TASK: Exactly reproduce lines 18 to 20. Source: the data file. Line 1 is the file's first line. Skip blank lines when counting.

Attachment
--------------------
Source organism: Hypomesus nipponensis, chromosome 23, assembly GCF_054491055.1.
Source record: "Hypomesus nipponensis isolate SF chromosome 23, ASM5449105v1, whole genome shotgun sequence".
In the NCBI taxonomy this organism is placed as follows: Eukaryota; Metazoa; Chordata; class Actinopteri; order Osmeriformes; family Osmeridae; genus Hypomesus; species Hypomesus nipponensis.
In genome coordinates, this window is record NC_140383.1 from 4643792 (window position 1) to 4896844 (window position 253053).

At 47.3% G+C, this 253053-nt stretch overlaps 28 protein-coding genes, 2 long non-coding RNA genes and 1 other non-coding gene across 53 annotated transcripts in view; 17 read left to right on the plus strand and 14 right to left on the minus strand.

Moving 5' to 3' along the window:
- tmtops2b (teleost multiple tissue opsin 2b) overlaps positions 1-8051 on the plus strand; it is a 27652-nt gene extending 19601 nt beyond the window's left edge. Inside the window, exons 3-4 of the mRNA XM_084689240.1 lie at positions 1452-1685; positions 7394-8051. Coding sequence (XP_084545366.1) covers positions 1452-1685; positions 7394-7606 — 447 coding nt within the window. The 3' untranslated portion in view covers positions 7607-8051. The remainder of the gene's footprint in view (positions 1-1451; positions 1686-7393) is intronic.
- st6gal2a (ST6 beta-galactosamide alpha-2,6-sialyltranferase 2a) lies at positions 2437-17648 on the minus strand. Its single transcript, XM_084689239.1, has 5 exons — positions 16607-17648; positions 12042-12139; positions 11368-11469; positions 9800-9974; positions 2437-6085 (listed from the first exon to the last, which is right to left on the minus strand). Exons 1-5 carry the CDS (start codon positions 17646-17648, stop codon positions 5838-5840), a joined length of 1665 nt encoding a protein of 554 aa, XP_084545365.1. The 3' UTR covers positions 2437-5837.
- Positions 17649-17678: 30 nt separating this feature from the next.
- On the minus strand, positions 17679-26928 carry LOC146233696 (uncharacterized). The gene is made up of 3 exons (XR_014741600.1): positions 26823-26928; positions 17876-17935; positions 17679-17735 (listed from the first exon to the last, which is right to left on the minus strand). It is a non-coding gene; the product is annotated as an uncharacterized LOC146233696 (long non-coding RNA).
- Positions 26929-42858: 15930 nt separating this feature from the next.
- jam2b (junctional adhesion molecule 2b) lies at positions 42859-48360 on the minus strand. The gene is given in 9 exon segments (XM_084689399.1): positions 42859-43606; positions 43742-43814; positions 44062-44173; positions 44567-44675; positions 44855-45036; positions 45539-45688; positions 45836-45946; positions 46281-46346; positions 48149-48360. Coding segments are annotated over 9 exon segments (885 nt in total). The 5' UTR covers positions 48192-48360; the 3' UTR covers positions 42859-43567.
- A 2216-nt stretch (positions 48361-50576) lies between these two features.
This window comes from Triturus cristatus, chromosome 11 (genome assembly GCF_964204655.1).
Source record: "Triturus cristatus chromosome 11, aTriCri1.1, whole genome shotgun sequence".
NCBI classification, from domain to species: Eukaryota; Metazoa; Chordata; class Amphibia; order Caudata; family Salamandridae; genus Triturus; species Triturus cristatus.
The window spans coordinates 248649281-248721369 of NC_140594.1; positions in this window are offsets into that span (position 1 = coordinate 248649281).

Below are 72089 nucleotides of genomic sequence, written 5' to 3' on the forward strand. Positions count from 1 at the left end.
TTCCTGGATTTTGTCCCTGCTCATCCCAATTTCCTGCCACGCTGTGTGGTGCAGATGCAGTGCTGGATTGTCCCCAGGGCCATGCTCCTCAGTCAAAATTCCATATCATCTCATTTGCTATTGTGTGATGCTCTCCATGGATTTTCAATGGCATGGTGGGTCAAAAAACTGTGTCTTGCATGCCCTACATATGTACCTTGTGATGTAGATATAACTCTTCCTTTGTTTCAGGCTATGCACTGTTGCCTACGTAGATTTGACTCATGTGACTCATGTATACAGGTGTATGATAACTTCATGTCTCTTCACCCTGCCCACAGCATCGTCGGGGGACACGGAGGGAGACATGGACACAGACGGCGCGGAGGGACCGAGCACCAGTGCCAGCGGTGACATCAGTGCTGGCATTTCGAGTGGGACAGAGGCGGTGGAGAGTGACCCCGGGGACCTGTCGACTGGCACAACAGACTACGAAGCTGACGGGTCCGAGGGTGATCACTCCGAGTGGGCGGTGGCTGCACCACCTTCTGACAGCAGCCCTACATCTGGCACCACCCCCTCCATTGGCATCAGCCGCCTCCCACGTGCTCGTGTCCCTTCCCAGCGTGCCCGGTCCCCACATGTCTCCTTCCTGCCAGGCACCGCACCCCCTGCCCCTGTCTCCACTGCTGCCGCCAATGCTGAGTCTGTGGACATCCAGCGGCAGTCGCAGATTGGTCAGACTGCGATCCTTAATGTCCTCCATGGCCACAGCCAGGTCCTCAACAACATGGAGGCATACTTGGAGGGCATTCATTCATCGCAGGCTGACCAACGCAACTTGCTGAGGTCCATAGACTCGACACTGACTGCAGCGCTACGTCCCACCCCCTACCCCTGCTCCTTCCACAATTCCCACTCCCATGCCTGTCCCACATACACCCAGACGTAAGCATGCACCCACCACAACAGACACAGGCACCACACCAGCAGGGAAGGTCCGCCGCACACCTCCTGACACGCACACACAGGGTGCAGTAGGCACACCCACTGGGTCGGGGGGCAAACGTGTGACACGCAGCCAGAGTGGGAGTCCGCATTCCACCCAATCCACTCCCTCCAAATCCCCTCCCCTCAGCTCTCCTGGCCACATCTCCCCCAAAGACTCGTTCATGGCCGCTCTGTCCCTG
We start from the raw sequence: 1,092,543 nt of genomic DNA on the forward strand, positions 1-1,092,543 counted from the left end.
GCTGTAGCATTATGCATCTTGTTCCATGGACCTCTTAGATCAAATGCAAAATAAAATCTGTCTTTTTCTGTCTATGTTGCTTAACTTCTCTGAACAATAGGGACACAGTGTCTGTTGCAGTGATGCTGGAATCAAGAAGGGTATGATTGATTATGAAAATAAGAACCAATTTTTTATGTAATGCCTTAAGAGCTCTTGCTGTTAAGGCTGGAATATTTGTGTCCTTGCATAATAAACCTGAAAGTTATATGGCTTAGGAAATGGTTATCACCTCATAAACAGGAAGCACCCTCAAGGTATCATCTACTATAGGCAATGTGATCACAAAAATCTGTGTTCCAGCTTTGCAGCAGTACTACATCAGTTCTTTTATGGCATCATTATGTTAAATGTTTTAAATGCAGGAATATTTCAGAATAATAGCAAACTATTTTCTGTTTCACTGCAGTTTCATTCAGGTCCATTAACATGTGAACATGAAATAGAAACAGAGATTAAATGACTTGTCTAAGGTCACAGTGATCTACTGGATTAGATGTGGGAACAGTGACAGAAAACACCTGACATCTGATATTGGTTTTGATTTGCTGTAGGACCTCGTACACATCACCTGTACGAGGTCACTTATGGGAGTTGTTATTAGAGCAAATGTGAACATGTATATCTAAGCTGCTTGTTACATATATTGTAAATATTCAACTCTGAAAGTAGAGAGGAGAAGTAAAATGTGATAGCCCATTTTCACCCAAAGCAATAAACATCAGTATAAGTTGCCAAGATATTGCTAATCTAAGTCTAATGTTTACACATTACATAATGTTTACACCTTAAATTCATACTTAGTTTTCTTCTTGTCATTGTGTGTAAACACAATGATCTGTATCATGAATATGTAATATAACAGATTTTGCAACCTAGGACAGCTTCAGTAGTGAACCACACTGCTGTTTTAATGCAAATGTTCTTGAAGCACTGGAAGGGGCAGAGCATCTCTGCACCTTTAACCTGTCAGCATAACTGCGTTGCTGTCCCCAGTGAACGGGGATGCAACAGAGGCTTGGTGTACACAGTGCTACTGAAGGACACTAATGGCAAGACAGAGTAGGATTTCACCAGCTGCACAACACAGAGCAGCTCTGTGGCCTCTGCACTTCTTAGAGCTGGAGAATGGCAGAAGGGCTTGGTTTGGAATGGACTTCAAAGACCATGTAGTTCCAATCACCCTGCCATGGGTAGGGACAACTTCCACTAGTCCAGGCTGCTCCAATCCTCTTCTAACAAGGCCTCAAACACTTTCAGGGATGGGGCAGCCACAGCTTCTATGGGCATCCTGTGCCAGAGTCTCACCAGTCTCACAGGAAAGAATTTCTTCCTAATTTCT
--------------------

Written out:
Below are 72089 nucleotides of genomic sequence, written 5' to 3' on the forward strand. Positions count from 1 at the left end.
TTCCTGGATTTTGTCCCTGCTCATCCCAATTTCCTGCCACGCTGTGTGGTGCAGATGCAGTGCTGGATTGTCCCCAGGGCCATGCTCCTCAGTCAAAATTCCATATCATCTCATTTGCTATTGTGTGATGCTCTCCATGGATTTTCAATGGCATGGTGGGTCAAAAAACTGTGTCTTGCATGCCCTACATATGTACCTTGTGATGTAGATATAACTCTTCCTTTGTTTCAGGCTATGCACTGTTGCCTACGTAGATTTGACTCATGTGACTCATGTATACAGGTGTATGATAACTTCATGTCTCTTCACCCTGCCCACAGCATCGTCGGGGGACACGGAGGGAGACATGGACACAGACGGCGCGGAGGGACCGAGCACCAGTGCCAGCGGTGACATCAGTGCTGGCATTTCGAGTGGGACAGAGGCGGTGGAGAGTGACCCCGGGGACCTGTCGACTGGCACAACAGACTACGAAGCTGACGGGTCCGAGGGTGATCACTCCGAGTGGGCGGTGGCTGCACCACCTTCTGACAGCAGCCCTACATCTGGCACCACCCCCTCCATTGGCATCAGCCGCCTCCCACGTGCTCGTGTCCCTTCCCAGCGTGCCCGGTCCCCACATGTCTCCTTCCTGCCAGGCACCGCACCCCCTGCCCCTGTCTCCACTGCTGCCGCCAATGCTGAGTCTGTGGACATCCAGCGGCAGTCGCAGATTGGTCAGACTGCGATCCTTAATGTCCTCCATGGCCACAGCCAGGTCCTCAACAACATGGAGGCATACTTGGAGGGCATTCATTCATCGCAGGCTGACCAACGCAACTTGCTGAGGTCCATAGACTCGACACTGACTGCAGCGCTACGTCCCACCCCCTACCCCTGCTCCTTCCACAATTCCCACTCCCATGCCTGTCCCACATACACCCAGACGTAAGCATGCACCCACCACAACAGACACAGGCACCACACCAGCAGGGAAGGTCCGCCGCACACCTCCTGACACGCACACACAGGGTGCAGTAGGCACACCCACTGGGTCGGGGGGCAAACGTGTGACACGCAGCCAGAGTGGGAGTCCGCATTCCACCCAATCCACTCCCTCCAAATCCCCTCCCCTCAGCTCTCCTGGCCACATCTCCCCCAAAGACTCGTTCATGGCCGCTCTGTCCCTG
We start from the raw sequence: 1,092,543 nt of genomic DNA on the forward strand, positions 1-1,092,543 counted from the left end.